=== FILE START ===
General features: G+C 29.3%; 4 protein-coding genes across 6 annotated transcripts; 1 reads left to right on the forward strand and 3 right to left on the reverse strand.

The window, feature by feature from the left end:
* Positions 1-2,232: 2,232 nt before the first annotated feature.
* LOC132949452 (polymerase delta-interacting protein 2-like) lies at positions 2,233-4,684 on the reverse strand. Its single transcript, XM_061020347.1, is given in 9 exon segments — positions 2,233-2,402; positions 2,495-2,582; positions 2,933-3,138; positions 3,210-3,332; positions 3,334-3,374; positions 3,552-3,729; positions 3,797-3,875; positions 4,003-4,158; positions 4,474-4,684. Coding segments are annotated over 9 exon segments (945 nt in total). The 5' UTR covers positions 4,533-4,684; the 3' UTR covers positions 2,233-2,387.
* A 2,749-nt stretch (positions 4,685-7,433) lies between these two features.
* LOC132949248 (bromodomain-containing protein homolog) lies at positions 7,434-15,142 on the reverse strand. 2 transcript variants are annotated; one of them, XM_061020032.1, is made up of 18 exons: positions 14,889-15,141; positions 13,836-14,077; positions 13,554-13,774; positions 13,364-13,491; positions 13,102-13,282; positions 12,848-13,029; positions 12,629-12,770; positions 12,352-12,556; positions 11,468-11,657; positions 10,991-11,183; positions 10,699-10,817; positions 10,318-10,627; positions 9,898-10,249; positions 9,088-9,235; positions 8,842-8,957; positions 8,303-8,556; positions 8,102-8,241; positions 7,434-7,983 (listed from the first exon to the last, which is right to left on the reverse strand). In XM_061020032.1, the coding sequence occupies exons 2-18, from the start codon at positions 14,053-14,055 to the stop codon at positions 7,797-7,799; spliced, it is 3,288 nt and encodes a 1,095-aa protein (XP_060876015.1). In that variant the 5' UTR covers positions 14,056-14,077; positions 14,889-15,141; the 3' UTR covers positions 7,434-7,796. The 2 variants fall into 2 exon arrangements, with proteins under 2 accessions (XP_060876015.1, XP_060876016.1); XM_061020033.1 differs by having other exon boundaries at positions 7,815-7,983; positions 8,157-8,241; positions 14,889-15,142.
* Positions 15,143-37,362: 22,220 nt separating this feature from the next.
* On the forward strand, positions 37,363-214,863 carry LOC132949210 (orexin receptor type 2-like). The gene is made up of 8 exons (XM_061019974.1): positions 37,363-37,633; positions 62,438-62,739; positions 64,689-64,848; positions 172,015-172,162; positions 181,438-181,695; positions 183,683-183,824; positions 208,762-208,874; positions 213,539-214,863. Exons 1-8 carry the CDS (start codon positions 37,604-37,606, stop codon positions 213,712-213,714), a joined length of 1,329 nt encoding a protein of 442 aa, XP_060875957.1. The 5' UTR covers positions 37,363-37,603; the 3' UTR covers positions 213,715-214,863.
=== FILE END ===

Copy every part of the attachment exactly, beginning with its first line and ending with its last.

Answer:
General features: G+C 29.3%; 4 protein-coding genes across 6 annotated transcripts; 1 reads left to right on the forward strand and 3 right to left on the reverse strand.

The window, feature by feature from the left end:
* Positions 1-2,232: 2,232 nt before the first annotated feature.
* LOC132949452 (polymerase delta-interacting protein 2-like) lies at positions 2,233-4,684 on the reverse strand. Its single transcript, XM_061020347.1, is given in 9 exon segments — positions 2,233-2,402; positions 2,495-2,582; positions 2,933-3,138; positions 3,210-3,332; positions 3,334-3,374; positions 3,552-3,729; positions 3,797-3,875; positions 4,003-4,158; positions 4,474-4,684. Coding segments are annotated over 9 exon segments (945 nt in total). The 5' UTR covers positions 4,533-4,684; the 3' UTR covers positions 2,233-2,387.
* A 2,749-nt stretch (positions 4,685-7,433) lies between these two features.
* LOC132949248 (bromodomain-containing protein homolog) lies at positions 7,434-15,142 on the reverse strand. 2 transcript variants are annotated; one of them, XM_061020032.1, is made up of 18 exons: positions 14,889-15,141; positions 13,836-14,077; positions 13,554-13,774; positions 13,364-13,491; positions 13,102-13,282; positions 12,848-13,029; positions 12,629-12,770; positions 12,352-12,556; positions 11,468-11,657; positions 10,991-11,183; positions 10,699-10,817; positions 10,318-10,627; positions 9,898-10,249; positions 9,088-9,235; positions 8,842-8,957; positions 8,303-8,556; positions 8,102-8,241; positions 7,434-7,983 (listed from the first exon to the last, which is right to left on the reverse strand). In XM_061020032.1, the coding sequence occupies exons 2-18, from the start codon at positions 14,053-14,055 to the stop codon at positions 7,797-7,799; spliced, it is 3,288 nt and encodes a 1,095-aa protein (XP_060876015.1). In that variant the 5' UTR covers positions 14,056-14,077; positions 14,889-15,141; the 3' UTR covers positions 7,434-7,796. The 2 variants fall into 2 exon arrangements, with proteins under 2 accessions (XP_060876015.1, XP_060876016.1); XM_061020033.1 differs by having other exon boundaries at positions 7,815-7,983; positions 8,157-8,241; positions 14,889-15,142.
* Positions 15,143-37,362: 22,220 nt separating this feature from the next.
* On the forward strand, positions 37,363-214,863 carry LOC132949210 (orexin receptor type 2-like). The gene is made up of 8 exons (XM_061019974.1): positions 37,363-37,633; positions 62,438-62,739; positions 64,689-64,848; positions 172,015-172,162; positions 181,438-181,695; positions 183,683-183,824; positions 208,762-208,874; positions 213,539-214,863. Exons 1-8 carry the CDS (start codon positions 37,604-37,606, stop codon positions 213,712-213,714), a joined length of 1,329 nt encoding a protein of 442 aa, XP_060875957.1. The 5' UTR covers positions 37,363-37,603; the 3' UTR covers positions 213,715-214,863.